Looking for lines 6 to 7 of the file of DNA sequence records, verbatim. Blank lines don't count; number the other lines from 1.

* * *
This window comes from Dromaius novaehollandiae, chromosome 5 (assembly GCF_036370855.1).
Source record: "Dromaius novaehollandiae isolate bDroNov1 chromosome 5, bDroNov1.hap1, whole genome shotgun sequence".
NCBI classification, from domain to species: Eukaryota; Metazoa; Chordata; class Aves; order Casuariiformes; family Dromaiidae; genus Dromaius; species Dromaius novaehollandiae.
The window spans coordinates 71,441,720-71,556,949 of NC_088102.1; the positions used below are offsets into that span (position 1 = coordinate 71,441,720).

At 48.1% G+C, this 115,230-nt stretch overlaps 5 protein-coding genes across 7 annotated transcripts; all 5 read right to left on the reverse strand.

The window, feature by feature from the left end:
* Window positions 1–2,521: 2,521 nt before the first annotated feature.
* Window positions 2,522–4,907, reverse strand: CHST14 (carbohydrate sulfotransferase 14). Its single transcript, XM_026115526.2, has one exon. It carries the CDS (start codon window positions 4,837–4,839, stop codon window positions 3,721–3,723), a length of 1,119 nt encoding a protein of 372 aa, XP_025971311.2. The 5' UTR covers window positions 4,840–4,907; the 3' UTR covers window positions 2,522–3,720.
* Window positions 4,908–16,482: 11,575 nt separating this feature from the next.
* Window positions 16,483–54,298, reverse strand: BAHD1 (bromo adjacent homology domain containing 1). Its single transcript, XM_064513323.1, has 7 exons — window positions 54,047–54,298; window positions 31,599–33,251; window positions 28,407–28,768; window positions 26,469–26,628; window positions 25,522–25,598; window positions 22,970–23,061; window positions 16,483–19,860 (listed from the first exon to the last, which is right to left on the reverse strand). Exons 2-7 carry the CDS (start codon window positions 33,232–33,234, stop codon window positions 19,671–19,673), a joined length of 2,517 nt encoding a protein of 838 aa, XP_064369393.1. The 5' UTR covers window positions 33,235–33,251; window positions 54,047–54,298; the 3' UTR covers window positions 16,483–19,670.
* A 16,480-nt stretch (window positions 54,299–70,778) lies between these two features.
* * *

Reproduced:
The window, feature by feature from the left end:
* Window positions 1–2,521: 2,521 nt before the first annotated feature.